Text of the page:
In the south London district of Battersea, souvenir stands and cocktails bars did a roaring business to the tunes of a Jamaican orchestra, as local residents threw open their doors for one of the biggest parties in the capital.

“I like the atmosphere and the fact that Britain, for once, is focused on a good and positive event for a whole day,” said Nick Hoenig, a retailer from London in his mid-20s who was sharing a few beers with his friends.

Tom Wrang, a 28-year-old doctor decked out in the colours of the Union Jack flag, agreed: “We don’t have any national holiday here, like Bastille day, and it’s a great way for the nation to celebrate together.”

Crowds gathered around a giant screen to watch Prince William marry Kate Middleton at Westminster Abbey, with many exclaiming in delight when the bride emerged, radiant in an ivory satin and lace dress.

“She is so beautiful,” sighed one French tourist. “William, say yes!” cried another voice from the crowd as the couple stood up to say their vows.

Infused with the carnival spirit, onlookers clutching beers, glasses of champagne and royal flags enthusiastically sang along with the marriage ceremony hymns, such as “Jerusalem”, and of course the national anthem.

In quieter moments, the older generation regaled youngsters with memories of previous royal weddings.

Georgina Cole, a 48-year-old pediatric nurse dressed in red, white and blue and wearing a Union Jack flag on her shoulders, recalled a similar party in 1981 for the marriage of William’s parents Prince Charles and Diana.

“I was 18 at the time,” she recalled, watching her young daughter get facepainted. “It’s exciting to be here again. We wanted to celebrate the royal wedding, watch it on the big screen and spot some celebrity guests.”

Her friend, Blanka Pilinger De Jesus, added: “It will definitely be a day that I will remember until my last day, it’s so romantic.”

Nearby, pensioner Pauline Davidson sold a wide range of royal knick-knacks adorned with the pictures of William and Kate, Charles and Diana and even Prince Andrew and Sarah “Fergie” Ferguson.

The 77-year-old was having a great day, saying: “I enjoy all the glamour, and the pomp and ceremony, the soldiers and the carriages.”



Eight-tiered cake wows guests at wedding reception

LONDON, April 29, 2011 (AFP) — A magnificent eight-tiered wedding cake took centre-stage as Prince William and Kate Middleton celebrated their marriage with friends and family at Buckingham Palace on Friday.

With the formalities of the wedding at Westminster Abbey completed and the much-anticipated kiss on the balcony of the palace out of the way, William and Kate were able to relax a little at a reception for 650 guests hosted by Queen Elizabeth II in the palace’s picture gallery.

They snacked on some tasty treats among the 10,000 canapes prepared by a team of 21 chefs led by Royal Chef Mark Flanagan, palace officials said.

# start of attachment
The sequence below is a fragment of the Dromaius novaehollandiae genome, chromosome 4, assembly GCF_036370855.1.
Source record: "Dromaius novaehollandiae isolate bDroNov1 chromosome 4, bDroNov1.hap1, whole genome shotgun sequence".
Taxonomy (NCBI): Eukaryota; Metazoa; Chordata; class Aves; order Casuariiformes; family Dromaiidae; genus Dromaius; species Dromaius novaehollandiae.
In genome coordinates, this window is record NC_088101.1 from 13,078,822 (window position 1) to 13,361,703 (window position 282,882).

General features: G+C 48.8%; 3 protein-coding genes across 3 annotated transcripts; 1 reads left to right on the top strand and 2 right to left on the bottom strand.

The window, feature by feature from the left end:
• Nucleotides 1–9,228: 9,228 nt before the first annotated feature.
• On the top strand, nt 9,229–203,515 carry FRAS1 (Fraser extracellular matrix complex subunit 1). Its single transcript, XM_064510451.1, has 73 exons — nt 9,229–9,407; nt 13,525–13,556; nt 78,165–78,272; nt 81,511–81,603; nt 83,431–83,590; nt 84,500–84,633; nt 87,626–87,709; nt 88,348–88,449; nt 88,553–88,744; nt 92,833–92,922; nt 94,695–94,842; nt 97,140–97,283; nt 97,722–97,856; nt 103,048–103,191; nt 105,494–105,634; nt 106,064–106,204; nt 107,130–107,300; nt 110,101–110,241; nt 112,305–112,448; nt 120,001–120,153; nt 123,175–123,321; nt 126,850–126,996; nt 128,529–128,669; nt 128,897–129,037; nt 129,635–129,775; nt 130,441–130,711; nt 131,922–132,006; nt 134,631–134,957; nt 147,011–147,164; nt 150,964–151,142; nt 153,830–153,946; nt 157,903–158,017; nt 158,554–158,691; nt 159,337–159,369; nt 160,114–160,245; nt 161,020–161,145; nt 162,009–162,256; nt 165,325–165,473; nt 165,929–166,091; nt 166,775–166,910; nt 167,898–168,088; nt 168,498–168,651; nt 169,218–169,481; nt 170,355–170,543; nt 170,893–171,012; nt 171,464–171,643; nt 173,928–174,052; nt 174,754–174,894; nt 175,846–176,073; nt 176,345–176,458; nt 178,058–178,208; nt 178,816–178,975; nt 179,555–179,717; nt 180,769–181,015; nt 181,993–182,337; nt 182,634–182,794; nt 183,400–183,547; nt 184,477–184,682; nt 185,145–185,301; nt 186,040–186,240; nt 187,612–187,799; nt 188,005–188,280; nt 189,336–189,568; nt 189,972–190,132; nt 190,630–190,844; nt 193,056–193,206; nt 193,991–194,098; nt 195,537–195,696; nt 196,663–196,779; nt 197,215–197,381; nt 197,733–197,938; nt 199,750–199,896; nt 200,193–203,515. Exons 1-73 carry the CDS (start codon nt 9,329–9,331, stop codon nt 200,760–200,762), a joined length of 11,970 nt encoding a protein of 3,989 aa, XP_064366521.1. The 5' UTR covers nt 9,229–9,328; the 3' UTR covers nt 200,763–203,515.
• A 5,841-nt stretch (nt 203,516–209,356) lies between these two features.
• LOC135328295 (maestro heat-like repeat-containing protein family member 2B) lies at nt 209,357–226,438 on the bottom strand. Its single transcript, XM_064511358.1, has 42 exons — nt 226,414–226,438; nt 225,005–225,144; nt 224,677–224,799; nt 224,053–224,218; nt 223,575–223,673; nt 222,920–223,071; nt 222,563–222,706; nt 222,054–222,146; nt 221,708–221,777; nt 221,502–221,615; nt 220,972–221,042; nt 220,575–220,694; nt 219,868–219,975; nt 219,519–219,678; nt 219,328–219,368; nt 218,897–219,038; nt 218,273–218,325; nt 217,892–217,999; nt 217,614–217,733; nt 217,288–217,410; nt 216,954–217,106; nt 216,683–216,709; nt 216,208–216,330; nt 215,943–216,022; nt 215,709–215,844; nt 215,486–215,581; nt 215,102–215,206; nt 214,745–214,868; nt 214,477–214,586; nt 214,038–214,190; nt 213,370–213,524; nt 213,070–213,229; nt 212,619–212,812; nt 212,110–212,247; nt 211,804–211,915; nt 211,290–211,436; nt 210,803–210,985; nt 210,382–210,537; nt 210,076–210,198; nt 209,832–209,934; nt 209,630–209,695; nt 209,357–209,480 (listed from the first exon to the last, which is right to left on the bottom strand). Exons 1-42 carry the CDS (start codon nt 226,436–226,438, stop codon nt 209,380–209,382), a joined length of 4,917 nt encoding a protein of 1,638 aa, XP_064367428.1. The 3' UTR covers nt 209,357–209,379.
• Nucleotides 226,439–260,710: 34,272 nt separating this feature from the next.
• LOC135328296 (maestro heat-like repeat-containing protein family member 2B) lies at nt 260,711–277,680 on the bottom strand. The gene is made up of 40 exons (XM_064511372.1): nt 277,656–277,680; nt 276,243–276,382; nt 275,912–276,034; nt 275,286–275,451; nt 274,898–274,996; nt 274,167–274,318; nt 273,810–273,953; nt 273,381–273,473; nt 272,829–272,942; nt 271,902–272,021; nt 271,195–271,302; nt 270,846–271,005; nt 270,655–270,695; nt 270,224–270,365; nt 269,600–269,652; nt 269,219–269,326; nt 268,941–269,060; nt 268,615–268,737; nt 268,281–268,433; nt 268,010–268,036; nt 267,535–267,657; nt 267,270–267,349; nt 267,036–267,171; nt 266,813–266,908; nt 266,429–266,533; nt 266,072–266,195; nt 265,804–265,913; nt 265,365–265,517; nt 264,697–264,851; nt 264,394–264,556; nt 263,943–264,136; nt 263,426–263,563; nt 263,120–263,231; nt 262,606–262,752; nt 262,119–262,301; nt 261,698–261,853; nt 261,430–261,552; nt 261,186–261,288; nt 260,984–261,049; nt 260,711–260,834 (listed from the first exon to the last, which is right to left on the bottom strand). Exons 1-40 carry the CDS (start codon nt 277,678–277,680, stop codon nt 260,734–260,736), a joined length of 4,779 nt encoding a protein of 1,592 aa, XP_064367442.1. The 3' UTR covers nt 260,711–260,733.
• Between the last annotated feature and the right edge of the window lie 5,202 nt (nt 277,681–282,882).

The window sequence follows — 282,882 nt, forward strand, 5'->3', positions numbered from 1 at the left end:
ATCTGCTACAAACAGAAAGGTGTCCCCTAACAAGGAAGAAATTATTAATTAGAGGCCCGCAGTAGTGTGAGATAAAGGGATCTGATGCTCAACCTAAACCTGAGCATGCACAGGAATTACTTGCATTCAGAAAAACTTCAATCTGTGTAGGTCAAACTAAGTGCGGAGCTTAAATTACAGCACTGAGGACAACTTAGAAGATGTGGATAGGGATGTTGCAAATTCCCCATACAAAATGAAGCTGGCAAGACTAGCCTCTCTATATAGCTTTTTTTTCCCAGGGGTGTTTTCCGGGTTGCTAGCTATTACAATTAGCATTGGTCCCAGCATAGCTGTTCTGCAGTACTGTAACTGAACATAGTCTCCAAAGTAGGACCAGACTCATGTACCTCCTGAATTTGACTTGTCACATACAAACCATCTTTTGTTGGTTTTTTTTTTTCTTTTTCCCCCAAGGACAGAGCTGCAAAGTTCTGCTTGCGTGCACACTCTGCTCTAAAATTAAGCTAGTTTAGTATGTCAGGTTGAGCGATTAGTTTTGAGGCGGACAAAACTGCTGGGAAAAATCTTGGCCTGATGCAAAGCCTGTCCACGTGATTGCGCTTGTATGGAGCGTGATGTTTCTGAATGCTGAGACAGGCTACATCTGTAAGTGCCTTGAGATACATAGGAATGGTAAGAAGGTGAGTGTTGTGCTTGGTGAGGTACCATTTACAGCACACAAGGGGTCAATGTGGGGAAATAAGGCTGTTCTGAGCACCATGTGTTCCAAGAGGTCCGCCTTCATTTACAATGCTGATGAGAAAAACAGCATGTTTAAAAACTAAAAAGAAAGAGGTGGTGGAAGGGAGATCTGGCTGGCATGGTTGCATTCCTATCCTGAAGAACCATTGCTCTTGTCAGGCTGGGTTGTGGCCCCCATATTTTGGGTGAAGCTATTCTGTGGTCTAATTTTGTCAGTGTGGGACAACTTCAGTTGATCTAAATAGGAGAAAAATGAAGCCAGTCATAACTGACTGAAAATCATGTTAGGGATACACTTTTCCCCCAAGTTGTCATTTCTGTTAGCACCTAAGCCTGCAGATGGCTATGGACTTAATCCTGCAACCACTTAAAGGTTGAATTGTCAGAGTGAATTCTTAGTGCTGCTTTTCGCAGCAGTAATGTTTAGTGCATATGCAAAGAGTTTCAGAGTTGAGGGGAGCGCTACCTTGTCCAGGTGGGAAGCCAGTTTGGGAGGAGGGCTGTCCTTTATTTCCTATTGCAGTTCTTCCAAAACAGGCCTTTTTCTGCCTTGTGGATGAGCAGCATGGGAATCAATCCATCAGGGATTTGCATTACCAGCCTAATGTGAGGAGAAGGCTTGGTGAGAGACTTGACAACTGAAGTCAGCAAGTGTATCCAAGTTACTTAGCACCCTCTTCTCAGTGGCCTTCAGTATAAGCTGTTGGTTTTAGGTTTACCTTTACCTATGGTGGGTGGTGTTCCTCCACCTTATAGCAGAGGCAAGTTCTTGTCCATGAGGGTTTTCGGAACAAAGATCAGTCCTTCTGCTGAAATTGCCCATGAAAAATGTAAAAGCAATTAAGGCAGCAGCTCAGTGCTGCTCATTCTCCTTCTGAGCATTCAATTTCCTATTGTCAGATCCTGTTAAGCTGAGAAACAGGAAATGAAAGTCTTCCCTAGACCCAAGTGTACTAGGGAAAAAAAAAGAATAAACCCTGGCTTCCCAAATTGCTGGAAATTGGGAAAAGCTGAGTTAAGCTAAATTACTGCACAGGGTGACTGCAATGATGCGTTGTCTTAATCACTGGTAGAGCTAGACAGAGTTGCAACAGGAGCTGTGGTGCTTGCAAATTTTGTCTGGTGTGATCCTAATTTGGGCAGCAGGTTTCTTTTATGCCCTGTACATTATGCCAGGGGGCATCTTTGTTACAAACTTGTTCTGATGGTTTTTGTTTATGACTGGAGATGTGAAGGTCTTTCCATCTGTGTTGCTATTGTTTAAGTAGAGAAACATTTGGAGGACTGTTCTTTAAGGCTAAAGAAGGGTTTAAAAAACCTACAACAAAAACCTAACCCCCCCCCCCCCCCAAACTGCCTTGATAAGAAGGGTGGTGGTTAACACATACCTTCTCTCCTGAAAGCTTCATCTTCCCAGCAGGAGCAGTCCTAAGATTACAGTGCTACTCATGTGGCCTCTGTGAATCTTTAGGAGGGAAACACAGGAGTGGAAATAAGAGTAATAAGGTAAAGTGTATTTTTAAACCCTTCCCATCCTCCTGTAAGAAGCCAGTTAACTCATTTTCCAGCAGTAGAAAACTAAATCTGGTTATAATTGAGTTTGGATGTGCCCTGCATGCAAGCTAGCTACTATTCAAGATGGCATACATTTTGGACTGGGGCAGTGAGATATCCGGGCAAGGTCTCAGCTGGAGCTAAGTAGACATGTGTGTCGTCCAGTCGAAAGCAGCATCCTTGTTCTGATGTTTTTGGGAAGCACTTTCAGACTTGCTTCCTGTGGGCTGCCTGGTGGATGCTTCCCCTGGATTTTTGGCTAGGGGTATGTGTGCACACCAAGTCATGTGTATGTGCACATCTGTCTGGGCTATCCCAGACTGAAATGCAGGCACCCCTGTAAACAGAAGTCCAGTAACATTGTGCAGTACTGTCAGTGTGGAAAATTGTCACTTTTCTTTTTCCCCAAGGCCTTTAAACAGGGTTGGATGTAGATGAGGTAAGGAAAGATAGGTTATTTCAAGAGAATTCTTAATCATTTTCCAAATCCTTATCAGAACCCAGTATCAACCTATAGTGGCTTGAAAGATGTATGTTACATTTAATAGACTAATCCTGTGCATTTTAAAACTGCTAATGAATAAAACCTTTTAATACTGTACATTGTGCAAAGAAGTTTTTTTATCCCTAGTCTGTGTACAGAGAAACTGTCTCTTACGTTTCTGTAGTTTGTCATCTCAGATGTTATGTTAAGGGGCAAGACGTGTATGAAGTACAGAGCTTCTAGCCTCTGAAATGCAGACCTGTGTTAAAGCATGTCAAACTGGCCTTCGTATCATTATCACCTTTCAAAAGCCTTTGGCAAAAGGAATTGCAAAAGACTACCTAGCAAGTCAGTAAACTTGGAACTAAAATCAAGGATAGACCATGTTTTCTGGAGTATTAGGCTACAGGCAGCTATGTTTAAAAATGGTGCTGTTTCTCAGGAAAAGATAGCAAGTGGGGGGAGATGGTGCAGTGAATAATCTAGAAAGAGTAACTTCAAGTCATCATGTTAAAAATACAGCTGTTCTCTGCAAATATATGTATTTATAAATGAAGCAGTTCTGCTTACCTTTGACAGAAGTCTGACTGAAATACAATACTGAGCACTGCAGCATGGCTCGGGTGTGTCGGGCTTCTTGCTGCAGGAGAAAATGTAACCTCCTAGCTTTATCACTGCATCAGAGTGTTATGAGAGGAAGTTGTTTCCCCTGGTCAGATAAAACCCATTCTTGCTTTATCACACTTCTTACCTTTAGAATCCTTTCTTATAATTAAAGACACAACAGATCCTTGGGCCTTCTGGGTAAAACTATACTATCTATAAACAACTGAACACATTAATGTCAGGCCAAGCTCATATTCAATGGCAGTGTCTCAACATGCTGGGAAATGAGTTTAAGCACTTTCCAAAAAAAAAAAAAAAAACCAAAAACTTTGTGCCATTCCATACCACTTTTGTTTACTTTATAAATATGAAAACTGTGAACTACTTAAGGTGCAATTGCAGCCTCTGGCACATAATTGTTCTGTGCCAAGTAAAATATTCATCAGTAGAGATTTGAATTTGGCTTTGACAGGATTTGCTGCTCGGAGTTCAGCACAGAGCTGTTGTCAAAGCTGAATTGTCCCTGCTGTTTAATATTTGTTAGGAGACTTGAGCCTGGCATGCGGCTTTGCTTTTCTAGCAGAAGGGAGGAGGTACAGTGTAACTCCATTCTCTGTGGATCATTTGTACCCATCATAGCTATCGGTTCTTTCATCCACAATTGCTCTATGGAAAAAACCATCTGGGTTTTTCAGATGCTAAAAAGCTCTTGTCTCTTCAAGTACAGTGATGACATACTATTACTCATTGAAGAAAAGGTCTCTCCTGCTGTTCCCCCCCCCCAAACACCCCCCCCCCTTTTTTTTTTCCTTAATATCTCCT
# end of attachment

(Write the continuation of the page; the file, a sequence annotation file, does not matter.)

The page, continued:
But it was Fiona Cairns-created cake, covered in cream and white icing and decorated with up to 900 delicate sugar-paste flowers, which was the focus of most attention as it was cut by the newlyweds.

The new Duke and Duchess of Cambridge are fans of Cairns’s fruit cakes, while Beatles legend Paul McCartney orders one for Christmas every year.

Cairns, 56, spent five weeks working on the project after being contacted in February to ask if she would make the cake, which consisted of 17 individual fruit cakes, 12 of which formed the base.

Speaking at Buckingham Palace, Cairns said: “The picture gallery has high ceilings and is an imposing room so I wanted the cake to have presence but not to be imposing and I think it worked.

“Catherine did not want it to be seven feet tall, she didn’t want it to be towering and thin, and I think we succeeded.

“We reflected some of the architectural details in the room so the garlands on the walls were reproduced loosely on the fourth tier.”

Kate wanted elements from the Joseph Lambeth technique of cake decoration, where intricate piping is used to make three dimensional scroll work, leaves, flowers and other adornments.

“I could not believe I finished it in time but we were all really pleased with it,” Cairns added. “I worked at the palace for two days before the wedding, setting it up with my team.

“The hardest part was transporting the cakes from Leicestershire to the palace — we were worried they would get damaged - then we had to assemble them.”

Kathryn Boyden, Buckingham Palace’s royal pastry chef, added: “I was speechless, this cake made me speechless, and I think it is exactly what the bride wanted - it’s just perfect.”

There was plenty of choice for the hungry guests as the lavish spread of canapes featured British-themed specialities.

They included pressed duck terrine with fruit chutney, roulade of goat’s cheese with caramelised walnuts, quails eggs with celery salt, bubble and squeak with confit shoulder of lamb, grain mustard and honey-glazed chipolatas and miniature Yorkshire pudding with roast fillet of beef and horseradish mousse.

As well as the cake, guests with a sweet tooth could try blood orange pate de fruit, rhubarb creme brulee tartlet, passionfruit praline and dark chocolate ganache truffle.

Pol Roger NV Brut Reserve Champagne — regarded as a relatively austere choice compared with more exclusive champagnes — was served with other alcoholic and non-alcoholic beverages.